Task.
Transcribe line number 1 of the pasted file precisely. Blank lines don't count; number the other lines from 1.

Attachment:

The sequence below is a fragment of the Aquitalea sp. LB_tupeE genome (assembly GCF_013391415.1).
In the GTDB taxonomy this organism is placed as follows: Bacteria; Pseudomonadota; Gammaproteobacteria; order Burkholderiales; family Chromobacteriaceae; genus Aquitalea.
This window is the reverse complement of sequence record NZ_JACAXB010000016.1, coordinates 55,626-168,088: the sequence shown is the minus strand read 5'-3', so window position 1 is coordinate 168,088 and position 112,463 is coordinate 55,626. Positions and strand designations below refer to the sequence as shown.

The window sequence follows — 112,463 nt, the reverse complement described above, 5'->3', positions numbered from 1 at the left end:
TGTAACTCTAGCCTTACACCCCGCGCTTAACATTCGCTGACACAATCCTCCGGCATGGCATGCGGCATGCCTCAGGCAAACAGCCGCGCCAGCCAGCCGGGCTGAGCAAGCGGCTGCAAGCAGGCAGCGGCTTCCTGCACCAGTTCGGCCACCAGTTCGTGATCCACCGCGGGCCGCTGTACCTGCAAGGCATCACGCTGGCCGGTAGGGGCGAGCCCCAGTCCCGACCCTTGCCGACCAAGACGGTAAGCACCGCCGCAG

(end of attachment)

The sequence below is a fragment of the Aquitalea sp. LB_tupeE genome (assembly GCF_013391415.1).